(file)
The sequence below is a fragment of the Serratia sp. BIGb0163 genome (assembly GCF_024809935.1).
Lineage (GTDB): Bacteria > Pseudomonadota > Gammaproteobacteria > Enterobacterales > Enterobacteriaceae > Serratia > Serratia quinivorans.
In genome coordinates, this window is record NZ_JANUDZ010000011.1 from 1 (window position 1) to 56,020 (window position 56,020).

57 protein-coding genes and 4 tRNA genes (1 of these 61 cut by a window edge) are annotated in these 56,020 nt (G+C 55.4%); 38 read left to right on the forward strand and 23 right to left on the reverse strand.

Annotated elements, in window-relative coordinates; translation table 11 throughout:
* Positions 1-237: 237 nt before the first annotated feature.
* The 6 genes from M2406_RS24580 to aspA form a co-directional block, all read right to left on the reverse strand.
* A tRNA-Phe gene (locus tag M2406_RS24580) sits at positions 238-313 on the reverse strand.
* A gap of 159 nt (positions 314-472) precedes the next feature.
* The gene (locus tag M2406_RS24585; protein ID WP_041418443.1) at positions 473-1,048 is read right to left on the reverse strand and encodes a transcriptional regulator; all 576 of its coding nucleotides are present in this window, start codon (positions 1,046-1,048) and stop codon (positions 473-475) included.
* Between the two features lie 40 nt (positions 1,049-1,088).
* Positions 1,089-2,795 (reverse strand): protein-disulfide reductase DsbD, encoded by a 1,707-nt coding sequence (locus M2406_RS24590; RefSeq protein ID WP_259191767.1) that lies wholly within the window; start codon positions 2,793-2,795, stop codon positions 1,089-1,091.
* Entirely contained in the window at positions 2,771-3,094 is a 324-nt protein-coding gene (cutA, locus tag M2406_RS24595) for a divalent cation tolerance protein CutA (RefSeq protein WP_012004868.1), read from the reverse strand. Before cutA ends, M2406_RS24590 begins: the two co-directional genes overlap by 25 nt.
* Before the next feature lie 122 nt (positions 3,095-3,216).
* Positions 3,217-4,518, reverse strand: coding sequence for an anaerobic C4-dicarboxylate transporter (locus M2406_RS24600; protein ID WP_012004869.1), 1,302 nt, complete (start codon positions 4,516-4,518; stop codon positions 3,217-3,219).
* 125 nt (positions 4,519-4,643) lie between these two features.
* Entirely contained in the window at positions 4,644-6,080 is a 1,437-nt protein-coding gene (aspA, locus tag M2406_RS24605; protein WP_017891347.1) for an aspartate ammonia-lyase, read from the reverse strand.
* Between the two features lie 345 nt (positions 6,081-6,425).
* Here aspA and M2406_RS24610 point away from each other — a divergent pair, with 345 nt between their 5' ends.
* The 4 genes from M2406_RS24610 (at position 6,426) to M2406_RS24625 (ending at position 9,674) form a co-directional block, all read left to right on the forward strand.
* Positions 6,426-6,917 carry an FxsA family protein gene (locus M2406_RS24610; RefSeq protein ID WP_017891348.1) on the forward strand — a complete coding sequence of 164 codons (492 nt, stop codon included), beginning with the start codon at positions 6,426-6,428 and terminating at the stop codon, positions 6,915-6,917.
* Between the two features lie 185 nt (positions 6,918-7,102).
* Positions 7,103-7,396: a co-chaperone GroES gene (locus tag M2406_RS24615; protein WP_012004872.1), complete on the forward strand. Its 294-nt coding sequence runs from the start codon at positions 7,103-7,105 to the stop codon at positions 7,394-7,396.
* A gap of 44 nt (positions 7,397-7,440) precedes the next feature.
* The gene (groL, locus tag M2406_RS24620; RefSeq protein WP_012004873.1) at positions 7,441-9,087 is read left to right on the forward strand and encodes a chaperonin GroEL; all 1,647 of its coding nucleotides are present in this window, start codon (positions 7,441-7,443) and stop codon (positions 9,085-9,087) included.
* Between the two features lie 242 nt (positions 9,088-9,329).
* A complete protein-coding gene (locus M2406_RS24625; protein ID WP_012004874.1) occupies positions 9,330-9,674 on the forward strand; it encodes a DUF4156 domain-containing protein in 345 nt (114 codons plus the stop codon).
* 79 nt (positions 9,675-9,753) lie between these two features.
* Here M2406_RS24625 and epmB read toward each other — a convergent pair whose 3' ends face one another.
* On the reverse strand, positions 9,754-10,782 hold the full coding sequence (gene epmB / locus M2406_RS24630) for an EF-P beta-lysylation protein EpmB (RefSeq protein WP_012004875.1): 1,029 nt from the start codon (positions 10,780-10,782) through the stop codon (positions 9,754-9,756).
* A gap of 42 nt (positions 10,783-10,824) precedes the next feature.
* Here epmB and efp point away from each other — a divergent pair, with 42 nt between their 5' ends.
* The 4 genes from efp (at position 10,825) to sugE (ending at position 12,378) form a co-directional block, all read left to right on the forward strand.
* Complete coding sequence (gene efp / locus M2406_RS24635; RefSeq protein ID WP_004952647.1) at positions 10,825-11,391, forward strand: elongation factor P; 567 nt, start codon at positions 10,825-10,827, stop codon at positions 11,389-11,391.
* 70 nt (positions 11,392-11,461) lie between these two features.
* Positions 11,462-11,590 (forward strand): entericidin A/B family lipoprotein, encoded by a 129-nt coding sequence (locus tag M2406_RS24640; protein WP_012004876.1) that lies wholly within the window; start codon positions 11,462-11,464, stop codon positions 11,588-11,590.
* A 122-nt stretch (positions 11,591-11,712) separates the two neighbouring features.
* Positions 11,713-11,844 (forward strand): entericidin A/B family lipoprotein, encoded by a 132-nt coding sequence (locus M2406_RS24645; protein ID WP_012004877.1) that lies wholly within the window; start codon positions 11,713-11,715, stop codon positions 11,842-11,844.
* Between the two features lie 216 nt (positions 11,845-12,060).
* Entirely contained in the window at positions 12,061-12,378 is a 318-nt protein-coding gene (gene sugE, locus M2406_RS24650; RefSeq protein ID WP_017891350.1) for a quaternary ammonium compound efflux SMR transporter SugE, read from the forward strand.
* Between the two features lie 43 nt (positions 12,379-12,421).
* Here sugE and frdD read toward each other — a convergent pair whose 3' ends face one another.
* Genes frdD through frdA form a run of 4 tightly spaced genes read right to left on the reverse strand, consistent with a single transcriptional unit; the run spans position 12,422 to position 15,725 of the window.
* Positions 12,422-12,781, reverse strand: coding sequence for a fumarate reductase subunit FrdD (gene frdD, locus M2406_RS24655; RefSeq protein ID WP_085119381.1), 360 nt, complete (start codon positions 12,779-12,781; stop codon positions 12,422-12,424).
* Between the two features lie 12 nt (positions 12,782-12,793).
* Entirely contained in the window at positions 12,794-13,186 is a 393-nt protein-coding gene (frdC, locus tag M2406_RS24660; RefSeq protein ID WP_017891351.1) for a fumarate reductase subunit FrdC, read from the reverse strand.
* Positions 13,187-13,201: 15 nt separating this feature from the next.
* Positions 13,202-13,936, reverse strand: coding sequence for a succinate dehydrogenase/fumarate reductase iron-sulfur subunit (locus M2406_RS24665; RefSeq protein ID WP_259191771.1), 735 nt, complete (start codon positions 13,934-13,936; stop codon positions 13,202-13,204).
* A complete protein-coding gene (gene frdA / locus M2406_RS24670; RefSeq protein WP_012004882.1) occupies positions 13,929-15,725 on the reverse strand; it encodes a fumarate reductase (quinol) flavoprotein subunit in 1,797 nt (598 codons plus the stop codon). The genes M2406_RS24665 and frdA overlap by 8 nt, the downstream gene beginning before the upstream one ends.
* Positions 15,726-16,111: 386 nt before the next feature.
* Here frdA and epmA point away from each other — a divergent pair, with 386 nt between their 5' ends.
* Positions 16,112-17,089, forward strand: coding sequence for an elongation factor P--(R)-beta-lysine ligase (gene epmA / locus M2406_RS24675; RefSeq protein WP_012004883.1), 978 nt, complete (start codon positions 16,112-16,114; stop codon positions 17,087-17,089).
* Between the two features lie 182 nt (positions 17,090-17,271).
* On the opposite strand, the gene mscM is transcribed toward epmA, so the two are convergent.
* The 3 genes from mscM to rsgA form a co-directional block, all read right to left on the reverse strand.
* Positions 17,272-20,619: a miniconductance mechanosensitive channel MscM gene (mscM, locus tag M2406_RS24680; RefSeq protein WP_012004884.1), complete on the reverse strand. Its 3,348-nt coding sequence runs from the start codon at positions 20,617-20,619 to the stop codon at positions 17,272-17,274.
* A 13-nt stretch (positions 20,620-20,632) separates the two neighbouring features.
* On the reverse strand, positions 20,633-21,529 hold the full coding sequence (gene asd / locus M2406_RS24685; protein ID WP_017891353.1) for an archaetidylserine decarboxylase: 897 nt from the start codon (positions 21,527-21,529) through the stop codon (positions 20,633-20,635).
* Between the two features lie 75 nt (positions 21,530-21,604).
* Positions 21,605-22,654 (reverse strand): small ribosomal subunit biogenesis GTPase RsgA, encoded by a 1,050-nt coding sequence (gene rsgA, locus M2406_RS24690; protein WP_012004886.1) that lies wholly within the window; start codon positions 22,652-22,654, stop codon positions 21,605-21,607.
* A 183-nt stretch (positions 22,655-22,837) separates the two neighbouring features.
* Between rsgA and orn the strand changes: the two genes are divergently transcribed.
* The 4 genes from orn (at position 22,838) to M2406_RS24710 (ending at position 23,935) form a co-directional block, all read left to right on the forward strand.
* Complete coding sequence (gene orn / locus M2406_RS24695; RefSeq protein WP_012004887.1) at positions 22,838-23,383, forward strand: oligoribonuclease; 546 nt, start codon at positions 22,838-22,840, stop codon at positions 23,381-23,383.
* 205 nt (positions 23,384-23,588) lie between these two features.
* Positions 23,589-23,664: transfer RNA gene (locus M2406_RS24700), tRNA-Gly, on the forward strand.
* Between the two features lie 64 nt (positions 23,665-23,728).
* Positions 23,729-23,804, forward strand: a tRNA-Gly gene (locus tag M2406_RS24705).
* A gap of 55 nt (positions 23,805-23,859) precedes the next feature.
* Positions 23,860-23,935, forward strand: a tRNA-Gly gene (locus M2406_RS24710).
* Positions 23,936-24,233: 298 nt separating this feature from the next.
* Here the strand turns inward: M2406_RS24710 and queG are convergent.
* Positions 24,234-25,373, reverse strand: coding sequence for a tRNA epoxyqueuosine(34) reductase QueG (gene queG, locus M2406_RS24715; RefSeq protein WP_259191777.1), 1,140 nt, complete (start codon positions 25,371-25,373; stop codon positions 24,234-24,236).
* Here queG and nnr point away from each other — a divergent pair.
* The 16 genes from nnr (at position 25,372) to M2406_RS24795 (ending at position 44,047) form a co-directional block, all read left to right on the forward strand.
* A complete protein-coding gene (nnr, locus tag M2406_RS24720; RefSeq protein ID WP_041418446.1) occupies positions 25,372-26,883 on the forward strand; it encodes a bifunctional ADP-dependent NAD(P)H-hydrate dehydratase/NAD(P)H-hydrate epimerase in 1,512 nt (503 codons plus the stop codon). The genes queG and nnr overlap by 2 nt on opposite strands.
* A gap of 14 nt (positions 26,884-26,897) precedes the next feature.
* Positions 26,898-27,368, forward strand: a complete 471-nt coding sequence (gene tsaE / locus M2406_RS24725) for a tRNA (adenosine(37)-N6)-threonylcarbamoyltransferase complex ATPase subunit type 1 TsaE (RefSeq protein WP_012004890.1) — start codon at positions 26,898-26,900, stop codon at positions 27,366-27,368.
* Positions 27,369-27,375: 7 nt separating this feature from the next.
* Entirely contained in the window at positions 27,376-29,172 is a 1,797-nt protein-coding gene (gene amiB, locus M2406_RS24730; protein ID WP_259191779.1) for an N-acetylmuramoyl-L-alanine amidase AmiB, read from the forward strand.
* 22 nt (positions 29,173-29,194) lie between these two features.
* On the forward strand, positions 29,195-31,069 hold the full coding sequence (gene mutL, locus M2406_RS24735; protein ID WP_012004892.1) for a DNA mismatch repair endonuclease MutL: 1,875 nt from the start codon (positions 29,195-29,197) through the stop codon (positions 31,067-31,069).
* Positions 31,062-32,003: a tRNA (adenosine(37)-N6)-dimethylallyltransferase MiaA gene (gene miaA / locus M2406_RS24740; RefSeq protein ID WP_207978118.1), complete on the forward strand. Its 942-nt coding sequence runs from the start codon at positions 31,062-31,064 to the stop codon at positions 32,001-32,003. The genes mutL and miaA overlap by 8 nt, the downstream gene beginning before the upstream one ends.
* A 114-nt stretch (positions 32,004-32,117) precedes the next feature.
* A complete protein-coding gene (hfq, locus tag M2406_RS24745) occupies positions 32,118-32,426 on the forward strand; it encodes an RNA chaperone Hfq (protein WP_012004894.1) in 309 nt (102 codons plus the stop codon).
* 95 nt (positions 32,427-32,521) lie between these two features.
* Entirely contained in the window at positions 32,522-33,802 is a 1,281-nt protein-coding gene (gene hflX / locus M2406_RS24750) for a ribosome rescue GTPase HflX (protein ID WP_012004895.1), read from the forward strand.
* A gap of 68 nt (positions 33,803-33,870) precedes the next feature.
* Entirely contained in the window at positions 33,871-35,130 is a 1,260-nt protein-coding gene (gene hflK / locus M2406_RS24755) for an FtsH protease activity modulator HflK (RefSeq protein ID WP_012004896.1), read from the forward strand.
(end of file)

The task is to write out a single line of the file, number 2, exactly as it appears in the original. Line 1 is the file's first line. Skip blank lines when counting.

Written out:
Lineage (GTDB): Bacteria > Pseudomonadota > Gammaproteobacteria > Enterobacterales > Enterobacteriaceae > Serratia > Serratia quinivorans.